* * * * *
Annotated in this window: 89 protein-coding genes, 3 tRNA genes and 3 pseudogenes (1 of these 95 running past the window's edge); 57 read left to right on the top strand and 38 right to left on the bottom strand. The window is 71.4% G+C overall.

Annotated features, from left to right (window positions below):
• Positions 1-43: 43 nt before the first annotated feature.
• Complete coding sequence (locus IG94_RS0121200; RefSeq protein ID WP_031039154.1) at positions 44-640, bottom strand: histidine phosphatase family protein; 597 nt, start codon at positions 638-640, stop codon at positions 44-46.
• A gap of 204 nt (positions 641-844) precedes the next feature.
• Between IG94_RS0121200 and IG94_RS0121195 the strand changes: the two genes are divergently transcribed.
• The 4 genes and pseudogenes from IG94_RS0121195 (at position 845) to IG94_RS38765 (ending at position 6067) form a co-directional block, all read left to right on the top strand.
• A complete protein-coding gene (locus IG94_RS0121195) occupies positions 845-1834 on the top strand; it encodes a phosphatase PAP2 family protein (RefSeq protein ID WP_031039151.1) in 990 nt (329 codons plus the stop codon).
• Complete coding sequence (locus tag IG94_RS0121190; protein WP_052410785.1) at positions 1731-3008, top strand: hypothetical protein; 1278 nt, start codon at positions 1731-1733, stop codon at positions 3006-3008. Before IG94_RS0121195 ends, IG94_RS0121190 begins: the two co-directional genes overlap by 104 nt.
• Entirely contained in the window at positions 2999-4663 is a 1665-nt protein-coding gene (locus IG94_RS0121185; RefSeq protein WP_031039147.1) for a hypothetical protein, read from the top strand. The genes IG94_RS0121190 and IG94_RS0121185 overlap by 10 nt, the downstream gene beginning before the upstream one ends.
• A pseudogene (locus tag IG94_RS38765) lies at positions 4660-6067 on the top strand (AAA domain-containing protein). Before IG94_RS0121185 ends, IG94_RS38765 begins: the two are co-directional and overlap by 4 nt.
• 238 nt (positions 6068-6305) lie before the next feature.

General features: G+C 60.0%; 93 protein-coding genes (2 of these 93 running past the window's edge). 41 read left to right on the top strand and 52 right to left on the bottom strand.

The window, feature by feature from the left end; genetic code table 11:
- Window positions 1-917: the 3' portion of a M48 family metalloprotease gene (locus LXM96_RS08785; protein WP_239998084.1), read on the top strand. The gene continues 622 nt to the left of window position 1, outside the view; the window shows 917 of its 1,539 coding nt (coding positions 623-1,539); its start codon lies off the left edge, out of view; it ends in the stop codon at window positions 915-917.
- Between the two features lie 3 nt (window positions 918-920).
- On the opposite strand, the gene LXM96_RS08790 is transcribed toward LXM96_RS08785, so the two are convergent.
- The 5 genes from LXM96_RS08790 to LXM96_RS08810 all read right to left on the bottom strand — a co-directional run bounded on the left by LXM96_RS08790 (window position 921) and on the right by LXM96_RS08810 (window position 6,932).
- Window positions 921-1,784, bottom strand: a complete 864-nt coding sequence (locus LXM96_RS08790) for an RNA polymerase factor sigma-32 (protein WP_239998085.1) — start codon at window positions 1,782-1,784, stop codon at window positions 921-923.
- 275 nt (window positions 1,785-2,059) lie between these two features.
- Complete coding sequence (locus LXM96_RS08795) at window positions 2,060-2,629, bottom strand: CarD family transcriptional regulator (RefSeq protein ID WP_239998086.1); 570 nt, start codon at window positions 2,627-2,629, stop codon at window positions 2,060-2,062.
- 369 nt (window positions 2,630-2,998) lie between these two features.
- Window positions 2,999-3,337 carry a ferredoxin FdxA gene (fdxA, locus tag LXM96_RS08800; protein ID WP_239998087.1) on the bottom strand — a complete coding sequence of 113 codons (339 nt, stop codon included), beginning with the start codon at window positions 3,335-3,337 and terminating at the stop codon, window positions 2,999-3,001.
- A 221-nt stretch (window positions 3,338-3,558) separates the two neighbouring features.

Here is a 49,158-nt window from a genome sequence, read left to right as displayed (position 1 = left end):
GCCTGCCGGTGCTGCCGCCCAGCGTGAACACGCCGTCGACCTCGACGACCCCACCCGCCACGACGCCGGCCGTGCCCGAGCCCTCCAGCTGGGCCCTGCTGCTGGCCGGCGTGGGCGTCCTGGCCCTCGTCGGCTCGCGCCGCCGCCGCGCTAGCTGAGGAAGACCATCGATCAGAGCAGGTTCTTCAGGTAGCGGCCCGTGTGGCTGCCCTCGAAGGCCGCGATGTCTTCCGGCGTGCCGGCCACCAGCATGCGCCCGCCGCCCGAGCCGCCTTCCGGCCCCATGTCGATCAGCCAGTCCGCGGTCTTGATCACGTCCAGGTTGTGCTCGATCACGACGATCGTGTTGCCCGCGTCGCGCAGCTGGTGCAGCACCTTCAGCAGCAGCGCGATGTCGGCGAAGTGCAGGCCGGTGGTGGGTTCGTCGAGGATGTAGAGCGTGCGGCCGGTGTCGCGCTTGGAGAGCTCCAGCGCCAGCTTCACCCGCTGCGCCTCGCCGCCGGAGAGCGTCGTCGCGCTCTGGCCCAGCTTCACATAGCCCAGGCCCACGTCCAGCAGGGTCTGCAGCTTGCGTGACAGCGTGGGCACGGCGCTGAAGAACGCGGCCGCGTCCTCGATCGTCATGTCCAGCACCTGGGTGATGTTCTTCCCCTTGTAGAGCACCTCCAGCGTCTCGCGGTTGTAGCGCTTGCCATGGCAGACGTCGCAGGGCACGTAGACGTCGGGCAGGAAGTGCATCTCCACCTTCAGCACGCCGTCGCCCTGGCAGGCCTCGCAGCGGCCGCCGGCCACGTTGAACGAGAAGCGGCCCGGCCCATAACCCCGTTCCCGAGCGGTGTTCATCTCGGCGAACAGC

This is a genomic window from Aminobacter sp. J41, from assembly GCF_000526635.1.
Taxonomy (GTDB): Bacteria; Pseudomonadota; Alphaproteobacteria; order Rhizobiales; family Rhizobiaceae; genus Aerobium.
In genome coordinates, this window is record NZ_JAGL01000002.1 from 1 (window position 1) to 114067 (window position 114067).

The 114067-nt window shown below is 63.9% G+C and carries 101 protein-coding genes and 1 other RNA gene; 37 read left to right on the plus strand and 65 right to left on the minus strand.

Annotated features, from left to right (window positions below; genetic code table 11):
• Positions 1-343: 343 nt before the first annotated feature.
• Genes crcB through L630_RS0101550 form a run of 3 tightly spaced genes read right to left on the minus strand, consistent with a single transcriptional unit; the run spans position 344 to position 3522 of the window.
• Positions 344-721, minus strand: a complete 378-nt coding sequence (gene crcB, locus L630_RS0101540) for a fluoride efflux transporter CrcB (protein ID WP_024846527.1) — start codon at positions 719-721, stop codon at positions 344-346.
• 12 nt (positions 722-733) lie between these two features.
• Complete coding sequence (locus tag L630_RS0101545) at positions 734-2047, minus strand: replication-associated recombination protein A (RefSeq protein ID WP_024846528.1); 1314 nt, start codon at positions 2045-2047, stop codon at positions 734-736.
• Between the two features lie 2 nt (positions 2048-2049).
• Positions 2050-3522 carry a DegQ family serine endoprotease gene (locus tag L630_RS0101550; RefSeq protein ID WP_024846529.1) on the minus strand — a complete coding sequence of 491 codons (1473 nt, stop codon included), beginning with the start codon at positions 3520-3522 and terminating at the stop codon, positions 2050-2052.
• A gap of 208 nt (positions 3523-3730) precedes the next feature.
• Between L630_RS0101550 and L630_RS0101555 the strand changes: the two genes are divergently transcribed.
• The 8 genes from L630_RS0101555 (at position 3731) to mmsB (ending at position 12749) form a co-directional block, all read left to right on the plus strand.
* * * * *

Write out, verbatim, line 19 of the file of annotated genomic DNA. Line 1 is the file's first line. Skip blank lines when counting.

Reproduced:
- Window positions 921-1,784, bottom strand: a complete 864-nt coding sequence (locus LXM96_RS08790) for an RNA polymerase factor sigma-32 (protein WP_239998085.1) — start codon at window positions 1,782-1,784, stop codon at window positions 921-923.